The video switcher 11 includes a plurality of diode matrix switches, which will be discussed more fully below. Video switcher 1] is under control of a control logic circuit 16 which is located at an operators console. Video switcher 11 and signal conditioner 14 may be located at a remote station, and only one cable 20 is necessary to feed the signals from the signal conditioner 14 to the monitor 12 which is also located at the operators console. The control logic circuits I6 are coupled to the addressor panel, which has lamps. push buttons, numerical display panels, and other control functions associated therewith. In particular, the addressor panel I8 has mode selections which are operated by push buttons which will enable an operator to select either manual select, continuous scan, single scan, hold, fast-scan, slow-scan, and system logic test modes.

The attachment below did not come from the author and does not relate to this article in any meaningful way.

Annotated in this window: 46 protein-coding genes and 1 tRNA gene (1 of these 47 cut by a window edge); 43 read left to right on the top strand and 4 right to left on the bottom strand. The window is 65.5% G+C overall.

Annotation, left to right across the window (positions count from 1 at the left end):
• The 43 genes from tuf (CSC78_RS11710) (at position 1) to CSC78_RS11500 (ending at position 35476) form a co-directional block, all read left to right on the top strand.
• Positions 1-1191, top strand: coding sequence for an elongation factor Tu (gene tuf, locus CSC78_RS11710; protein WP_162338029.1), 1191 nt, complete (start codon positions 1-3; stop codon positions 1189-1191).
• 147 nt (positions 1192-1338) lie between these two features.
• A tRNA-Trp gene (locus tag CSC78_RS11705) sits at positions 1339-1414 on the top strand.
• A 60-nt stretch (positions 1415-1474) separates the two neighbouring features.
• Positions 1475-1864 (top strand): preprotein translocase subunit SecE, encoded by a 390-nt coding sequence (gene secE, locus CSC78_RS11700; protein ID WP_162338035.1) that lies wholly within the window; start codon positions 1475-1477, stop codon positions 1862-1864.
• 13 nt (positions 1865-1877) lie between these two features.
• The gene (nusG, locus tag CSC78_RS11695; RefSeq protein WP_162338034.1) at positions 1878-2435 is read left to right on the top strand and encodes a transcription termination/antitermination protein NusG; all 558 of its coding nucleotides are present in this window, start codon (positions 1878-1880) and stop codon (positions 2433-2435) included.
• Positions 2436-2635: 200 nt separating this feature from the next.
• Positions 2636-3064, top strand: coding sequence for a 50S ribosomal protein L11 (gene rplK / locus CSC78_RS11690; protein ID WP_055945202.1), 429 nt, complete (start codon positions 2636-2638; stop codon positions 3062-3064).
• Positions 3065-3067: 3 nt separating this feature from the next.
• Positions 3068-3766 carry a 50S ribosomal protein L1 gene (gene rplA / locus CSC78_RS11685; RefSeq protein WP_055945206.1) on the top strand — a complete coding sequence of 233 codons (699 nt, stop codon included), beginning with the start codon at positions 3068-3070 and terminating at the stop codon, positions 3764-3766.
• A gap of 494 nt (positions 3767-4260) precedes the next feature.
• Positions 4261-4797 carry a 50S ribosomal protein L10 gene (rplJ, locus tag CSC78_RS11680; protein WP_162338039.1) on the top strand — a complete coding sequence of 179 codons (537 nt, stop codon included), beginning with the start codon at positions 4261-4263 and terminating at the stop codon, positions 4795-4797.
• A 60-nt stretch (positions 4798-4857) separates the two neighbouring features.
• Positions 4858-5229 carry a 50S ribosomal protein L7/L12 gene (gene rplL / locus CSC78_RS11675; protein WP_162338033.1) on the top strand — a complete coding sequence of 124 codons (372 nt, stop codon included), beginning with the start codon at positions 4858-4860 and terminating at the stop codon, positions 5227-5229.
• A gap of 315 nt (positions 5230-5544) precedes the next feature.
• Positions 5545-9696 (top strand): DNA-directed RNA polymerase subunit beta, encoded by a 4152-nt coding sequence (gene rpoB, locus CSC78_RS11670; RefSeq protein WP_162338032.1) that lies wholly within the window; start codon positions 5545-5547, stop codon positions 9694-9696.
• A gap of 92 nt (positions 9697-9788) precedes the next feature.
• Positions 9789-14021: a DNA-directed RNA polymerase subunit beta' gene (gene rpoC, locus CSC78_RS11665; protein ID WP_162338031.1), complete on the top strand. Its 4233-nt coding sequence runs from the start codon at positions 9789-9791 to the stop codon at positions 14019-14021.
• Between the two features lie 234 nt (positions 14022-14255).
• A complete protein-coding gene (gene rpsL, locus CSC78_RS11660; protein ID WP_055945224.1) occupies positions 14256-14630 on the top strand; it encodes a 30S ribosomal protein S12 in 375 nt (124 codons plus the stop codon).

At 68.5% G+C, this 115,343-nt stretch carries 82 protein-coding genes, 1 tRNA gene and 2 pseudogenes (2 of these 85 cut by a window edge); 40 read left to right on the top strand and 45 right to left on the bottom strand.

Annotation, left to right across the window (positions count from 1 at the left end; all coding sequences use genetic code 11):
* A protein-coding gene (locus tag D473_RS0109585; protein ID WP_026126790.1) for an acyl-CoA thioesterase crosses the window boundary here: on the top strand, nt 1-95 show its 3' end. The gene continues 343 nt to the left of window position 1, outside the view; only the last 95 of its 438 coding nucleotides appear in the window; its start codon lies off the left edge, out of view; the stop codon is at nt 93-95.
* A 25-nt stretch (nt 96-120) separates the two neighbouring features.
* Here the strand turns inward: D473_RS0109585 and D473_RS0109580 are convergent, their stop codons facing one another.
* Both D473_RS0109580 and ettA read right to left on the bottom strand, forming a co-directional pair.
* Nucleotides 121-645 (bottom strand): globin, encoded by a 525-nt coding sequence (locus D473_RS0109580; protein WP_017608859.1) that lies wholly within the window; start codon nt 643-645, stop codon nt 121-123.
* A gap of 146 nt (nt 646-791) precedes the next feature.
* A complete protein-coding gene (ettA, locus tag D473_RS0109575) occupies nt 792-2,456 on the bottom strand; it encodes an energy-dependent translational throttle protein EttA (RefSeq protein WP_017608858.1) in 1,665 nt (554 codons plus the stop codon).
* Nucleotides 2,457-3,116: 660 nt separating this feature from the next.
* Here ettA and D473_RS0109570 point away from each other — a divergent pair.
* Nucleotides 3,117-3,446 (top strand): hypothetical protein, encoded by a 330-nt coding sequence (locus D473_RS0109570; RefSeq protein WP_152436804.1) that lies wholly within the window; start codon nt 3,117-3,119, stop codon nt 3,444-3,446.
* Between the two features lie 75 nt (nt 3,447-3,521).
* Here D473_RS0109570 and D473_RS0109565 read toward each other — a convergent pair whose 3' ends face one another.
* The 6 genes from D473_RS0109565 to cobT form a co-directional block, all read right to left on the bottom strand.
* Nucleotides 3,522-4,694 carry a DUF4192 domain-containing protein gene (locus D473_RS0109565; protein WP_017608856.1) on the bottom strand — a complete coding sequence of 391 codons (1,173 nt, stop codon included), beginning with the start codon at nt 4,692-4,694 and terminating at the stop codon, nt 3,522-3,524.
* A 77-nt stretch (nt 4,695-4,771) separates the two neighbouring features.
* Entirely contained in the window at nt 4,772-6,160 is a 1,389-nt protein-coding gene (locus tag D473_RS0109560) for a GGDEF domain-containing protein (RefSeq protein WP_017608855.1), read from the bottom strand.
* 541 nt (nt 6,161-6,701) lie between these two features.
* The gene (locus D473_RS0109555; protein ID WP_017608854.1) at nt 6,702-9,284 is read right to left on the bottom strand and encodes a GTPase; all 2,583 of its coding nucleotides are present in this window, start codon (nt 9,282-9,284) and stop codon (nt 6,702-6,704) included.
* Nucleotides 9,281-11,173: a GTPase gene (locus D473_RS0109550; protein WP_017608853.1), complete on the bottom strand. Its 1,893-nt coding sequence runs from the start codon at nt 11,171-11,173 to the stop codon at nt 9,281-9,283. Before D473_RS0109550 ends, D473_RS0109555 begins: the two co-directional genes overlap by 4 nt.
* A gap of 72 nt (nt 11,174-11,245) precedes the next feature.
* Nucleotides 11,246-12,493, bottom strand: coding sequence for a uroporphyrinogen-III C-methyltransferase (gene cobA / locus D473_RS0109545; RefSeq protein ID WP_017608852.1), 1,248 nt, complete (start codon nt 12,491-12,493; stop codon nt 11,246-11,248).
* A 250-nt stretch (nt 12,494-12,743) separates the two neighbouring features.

A detailed description of the circuit will first be given by tracing a single path through the entire circuit when the test conductor desires to manually couple the video signal from a particular camera to the monitor 12. The video switcher. as shown in the drawing, is designed to accommodate 60 video signals coming from a corresponding number of cameras. However, it is to be understood that such could be readily expanded. Each of these 60 cameras and video signals are assigned a num ber through 59, and in order to aid in understanding the operation of the circuit, first the manual selection of video signal number 27 will be described.